In an age of instant answers, no one suffering from a cold-or-maybe-the-flu wants to deal with waiting at the doctor’s office. Soon, starting next year, you’ll be able to purchase sleek, brightly colored device is called Cue, which can diagnose the flu—and check for inflammation, testosterone levels, fertility or vitamin D.
“It doesn't make sense to us that all that information is locked up with gatekeepers,” says Clint Sever, Cue cofounder and chief product officer. “You have to go through a doctor, you have to go through a lab. There's a wait time associated with that, there's a high cost associated with that.”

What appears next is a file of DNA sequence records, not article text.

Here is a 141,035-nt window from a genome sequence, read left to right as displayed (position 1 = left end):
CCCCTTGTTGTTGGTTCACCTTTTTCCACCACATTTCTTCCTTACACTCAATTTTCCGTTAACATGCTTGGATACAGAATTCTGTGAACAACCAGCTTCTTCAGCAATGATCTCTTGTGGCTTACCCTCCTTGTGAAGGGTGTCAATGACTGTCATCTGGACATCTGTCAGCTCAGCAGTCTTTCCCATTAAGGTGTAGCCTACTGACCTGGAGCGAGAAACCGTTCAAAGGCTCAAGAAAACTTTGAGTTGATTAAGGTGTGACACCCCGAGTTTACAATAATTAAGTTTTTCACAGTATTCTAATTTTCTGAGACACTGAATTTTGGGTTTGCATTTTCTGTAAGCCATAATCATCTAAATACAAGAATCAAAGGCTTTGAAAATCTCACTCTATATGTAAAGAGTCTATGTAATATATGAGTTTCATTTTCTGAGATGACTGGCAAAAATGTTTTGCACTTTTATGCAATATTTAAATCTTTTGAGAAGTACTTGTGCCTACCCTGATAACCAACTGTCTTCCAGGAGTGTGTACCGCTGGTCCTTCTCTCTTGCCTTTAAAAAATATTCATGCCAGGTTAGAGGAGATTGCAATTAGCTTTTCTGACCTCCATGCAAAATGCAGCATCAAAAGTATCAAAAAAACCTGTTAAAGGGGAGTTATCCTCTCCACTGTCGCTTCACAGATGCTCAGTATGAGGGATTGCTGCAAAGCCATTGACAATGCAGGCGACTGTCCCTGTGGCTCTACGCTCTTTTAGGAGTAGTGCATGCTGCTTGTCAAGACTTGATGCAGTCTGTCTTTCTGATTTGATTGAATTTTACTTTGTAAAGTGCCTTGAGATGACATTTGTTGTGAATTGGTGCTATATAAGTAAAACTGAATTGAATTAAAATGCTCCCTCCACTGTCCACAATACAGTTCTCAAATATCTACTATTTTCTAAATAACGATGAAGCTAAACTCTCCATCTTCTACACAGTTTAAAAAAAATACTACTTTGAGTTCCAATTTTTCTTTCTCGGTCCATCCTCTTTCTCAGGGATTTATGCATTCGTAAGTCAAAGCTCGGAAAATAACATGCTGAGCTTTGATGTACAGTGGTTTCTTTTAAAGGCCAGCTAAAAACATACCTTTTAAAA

Instead, you would simply add a small amount of a bodily fluid (mucus from the nose for the flu test, saliva for testosterone, and droplets of blood for fertility, inflammation and vitamin D) to a cartridge with a small sample wand. A few minutes later, your phone gets the results.
The company, TechCrunch reports, was "founded back in 2009 in the midst of the swine flu peak and has attracted more than $1 million in backing from an undisclosed U.S. angel investor." Cue is just one of a host of health-monitoring devices that are trying to give people access to health information outside of the traditional doctor-patient route. The FDA has not yet approved Cue, but it's available for preorder at $199.